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  Stage a home or completely move out???
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Stage a home or completely move out??? Sign In/Join 
Picture of brynnsmom
posted
We completely moved out of our home to redo all hardwood floors and complete painting of everything. We want to sell our home but wonder if it's better not to move back in. What sells better? Empty or lived in?
 
Posts: 8 | Registered: Jan 26, 2012Reply With QuoteReport This Post
Picture of rker321
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It depends on who looks at your home. I rather see an empty house, that way, I really can see if my own furniture would fit, really concentrated of walls window floors and not get distracted by someone's furniture.
Others want to see a stage house, I guess it helps them.
 
Posts: 5009 | Location: 0 | Registered: May 31, 2007Reply With QuoteReport This Post
Picture of brynnsmom
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Thanks so much for your input! We haven't sold a home in years and just really torn on what to do!
 
Posts: 8 | Registered: Jan 26, 2012Reply With QuoteReport This Post
Picture of Sparky
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I'd talk with your real estate agent. If you are in temporary housing or your new house moving back will be an expense. You might be better off getting rental furniture to stage the house and not live there if it is needed in your area.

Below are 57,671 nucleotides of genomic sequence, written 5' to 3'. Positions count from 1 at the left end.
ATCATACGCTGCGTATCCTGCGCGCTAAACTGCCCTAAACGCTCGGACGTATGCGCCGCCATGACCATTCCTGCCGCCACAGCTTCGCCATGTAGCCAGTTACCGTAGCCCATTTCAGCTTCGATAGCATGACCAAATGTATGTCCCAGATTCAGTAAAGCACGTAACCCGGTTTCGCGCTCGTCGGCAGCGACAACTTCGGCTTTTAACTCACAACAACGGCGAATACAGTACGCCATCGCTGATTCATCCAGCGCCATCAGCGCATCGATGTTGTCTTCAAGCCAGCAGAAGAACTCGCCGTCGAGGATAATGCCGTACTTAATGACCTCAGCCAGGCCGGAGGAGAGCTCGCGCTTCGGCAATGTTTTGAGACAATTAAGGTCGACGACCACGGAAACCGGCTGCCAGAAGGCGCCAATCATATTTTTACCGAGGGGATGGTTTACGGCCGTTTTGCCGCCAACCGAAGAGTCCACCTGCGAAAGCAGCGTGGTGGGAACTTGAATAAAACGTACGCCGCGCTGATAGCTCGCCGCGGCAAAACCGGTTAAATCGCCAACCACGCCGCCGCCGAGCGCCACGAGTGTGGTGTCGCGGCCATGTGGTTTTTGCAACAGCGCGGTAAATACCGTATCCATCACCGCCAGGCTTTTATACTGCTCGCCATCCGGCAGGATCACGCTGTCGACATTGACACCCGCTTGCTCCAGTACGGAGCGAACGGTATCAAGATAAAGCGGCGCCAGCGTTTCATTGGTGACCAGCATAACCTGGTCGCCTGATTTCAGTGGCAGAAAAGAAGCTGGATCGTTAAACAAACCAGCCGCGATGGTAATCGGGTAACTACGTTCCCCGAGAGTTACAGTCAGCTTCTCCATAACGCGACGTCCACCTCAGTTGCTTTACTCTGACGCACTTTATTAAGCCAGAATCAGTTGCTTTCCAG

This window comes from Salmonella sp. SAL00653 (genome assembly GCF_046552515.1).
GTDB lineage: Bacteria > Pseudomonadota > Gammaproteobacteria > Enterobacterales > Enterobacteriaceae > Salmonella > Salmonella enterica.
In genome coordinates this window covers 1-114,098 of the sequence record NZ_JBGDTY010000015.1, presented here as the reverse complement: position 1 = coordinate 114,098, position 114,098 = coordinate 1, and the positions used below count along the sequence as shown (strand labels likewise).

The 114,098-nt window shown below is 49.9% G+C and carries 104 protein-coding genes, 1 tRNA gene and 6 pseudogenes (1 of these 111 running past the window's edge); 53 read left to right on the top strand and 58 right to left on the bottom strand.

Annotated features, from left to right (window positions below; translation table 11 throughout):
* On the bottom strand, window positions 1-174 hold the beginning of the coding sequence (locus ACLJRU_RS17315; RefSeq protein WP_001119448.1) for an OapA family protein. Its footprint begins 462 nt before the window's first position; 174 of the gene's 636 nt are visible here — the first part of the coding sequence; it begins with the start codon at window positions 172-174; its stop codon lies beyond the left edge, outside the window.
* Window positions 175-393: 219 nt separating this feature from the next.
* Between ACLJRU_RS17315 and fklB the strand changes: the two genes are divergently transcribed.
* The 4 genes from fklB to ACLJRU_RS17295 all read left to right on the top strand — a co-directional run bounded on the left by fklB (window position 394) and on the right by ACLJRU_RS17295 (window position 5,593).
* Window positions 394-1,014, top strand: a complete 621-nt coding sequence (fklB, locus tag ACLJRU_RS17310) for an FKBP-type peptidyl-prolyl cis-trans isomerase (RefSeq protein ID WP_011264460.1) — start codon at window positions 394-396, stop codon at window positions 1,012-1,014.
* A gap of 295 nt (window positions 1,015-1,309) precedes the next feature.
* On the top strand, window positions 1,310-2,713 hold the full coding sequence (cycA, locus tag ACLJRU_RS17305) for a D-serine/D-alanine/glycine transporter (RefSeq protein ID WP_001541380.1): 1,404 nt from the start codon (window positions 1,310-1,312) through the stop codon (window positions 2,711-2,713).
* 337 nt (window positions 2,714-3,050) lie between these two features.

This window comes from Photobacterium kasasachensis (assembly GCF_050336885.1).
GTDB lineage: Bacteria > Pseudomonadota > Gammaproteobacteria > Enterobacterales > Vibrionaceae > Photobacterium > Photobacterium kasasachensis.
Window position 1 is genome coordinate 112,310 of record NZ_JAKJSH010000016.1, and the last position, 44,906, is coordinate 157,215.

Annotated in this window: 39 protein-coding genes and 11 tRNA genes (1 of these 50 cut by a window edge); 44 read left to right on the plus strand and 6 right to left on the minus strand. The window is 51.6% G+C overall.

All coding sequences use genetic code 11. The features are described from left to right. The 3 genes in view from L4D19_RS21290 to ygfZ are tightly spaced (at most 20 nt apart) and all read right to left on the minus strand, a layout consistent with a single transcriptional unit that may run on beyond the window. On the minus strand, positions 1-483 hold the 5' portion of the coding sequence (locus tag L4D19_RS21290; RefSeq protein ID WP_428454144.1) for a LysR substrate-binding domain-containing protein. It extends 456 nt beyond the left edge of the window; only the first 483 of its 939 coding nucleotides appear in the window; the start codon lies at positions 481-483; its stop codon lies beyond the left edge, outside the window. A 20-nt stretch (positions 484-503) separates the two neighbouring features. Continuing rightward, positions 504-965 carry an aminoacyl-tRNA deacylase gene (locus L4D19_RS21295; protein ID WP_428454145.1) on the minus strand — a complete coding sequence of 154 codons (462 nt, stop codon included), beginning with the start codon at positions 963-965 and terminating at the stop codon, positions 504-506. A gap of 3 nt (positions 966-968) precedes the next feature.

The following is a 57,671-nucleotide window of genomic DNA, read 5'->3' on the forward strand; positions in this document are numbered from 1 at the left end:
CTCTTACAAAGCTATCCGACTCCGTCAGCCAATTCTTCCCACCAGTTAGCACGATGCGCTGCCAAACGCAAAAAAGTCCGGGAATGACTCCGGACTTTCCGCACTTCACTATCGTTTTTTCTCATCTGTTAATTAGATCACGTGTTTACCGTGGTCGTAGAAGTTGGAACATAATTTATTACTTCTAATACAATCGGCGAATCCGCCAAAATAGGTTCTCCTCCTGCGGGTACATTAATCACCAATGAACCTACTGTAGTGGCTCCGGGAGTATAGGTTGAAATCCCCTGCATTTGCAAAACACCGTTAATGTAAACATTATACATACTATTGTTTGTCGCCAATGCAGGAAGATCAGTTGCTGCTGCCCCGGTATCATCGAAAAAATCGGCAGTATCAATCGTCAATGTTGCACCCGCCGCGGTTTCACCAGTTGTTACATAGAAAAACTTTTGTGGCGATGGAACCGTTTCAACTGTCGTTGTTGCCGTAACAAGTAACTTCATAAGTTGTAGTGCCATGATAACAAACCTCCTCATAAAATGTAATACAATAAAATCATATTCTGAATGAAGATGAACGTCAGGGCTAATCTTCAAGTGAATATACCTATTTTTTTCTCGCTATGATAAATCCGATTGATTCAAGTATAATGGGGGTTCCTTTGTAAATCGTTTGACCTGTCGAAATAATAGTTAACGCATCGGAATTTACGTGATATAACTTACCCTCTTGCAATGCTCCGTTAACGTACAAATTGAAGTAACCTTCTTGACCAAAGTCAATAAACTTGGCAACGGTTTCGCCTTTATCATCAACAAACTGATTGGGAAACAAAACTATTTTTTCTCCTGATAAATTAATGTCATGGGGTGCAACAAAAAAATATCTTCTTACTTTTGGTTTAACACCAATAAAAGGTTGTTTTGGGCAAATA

A friend just sold her house in my neighborhood completely empty in 3 days. She priced it right and everything looked good. If a house is over-priced in our neighborhood it doesn't matter if if is furnished or not, it won't sell at a price above the norm for our neighborhood.


General Disclaimer

Any advice given here is general in nature and is not necessarily valid for your given area. If in doubt check with your local codes enforcement department for what is required when doing electrical, plumbing or structural work on your house. Permits may or may not be required in your area and home owners may not be able to DIY some tasks. I have no way of knowing if you have the skills needed to complete the tasks you are asking about, when in doubt seek professional assistance.

My advice may be worth exactly what you pay me for it. :-) For the record I did not stay in a Holiday Inn Express last night.

 
Posts: 6958 | Location: Cary, North Carolina | Registered: Sep 18, 2002Reply With QuoteReport This Post
Picture of Froo Froo
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It may surprise you that many realtors state that a home sells better if it is furnished. That does not mean cluttered, soiled, personalized, or shabby. In fact, if furniture is placed well, a perspective buyer can in vision their furnishings fitting in.

On a personal note I recently made an amazing observation. A friend recently had her spacious kitchen gutted in prep for a remodel. In fact, soffits were removed also which elevated the ceiling. In spite of all this, she and I agreed that the space looked SMALLER. when her kitchen was complete including an enlarged island, the space looked huge. I have others since who expressed similar observations. Point is, when furnished there is less guessing if say your king size bed, two dressers, nightstands and chair or chaise will fit into a bedroom.